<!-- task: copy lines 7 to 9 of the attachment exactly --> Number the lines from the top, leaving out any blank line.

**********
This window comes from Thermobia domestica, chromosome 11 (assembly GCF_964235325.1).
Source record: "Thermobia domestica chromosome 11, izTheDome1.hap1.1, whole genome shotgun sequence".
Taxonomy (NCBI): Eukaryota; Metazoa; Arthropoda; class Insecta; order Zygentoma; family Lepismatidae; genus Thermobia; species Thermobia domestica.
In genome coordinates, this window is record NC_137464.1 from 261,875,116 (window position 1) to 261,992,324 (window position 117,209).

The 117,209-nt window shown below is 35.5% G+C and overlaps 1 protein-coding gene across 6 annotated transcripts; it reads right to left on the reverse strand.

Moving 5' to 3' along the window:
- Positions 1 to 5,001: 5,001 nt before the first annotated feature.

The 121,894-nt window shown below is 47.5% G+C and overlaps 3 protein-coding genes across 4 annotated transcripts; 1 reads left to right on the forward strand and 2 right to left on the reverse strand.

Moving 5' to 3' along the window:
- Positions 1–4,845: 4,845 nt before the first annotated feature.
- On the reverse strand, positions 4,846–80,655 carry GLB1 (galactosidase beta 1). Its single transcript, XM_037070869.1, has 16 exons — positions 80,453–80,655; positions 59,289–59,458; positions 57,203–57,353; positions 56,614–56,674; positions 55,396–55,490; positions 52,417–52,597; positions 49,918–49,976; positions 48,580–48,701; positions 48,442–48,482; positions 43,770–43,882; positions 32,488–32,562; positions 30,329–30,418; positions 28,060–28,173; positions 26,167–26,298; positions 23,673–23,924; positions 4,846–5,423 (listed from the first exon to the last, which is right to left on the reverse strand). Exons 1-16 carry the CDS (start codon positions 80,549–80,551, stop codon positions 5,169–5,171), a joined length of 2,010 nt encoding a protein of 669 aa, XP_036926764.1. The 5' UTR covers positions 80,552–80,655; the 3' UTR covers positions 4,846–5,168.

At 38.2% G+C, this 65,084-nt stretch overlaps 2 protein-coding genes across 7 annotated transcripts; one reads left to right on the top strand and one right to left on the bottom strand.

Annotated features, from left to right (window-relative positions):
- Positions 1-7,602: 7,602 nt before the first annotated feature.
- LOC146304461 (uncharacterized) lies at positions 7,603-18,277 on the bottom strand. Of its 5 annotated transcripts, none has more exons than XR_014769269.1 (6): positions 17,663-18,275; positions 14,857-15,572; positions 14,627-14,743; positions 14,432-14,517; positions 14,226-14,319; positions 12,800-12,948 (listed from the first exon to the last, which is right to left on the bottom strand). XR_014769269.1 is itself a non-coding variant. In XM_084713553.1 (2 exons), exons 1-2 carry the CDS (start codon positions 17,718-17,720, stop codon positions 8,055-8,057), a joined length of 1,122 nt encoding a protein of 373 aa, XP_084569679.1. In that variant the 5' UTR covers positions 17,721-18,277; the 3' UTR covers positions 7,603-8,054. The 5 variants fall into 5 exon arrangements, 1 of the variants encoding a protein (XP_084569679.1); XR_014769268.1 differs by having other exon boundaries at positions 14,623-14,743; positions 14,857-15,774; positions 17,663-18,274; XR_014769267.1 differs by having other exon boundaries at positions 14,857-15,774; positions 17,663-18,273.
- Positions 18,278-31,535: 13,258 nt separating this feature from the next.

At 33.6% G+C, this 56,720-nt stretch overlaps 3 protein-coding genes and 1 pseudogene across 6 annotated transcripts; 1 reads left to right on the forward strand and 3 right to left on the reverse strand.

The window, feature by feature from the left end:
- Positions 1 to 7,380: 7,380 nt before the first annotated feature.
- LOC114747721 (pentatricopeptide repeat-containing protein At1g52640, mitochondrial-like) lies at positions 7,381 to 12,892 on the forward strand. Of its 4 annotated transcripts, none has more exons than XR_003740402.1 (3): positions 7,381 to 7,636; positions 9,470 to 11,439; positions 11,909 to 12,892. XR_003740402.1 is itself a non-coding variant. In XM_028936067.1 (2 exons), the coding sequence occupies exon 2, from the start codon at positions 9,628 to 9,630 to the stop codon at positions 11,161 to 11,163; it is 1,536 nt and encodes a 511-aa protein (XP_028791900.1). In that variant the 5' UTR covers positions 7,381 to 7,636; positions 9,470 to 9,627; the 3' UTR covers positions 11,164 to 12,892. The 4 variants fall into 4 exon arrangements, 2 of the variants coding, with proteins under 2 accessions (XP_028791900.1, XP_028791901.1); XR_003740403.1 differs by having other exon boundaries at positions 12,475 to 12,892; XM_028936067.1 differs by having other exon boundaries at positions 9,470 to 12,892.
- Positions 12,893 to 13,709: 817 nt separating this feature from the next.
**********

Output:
- Positions 1 to 5,001: 5,001 nt before the first annotated feature.

The 121,894-nt window shown below is 47.5% G+C and overlaps 3 protein-coding genes across 4 annotated transcripts; 1 reads left to right on the forward strand and 2 right to left on the reverse strand.

Moving 5' to 3' along the window: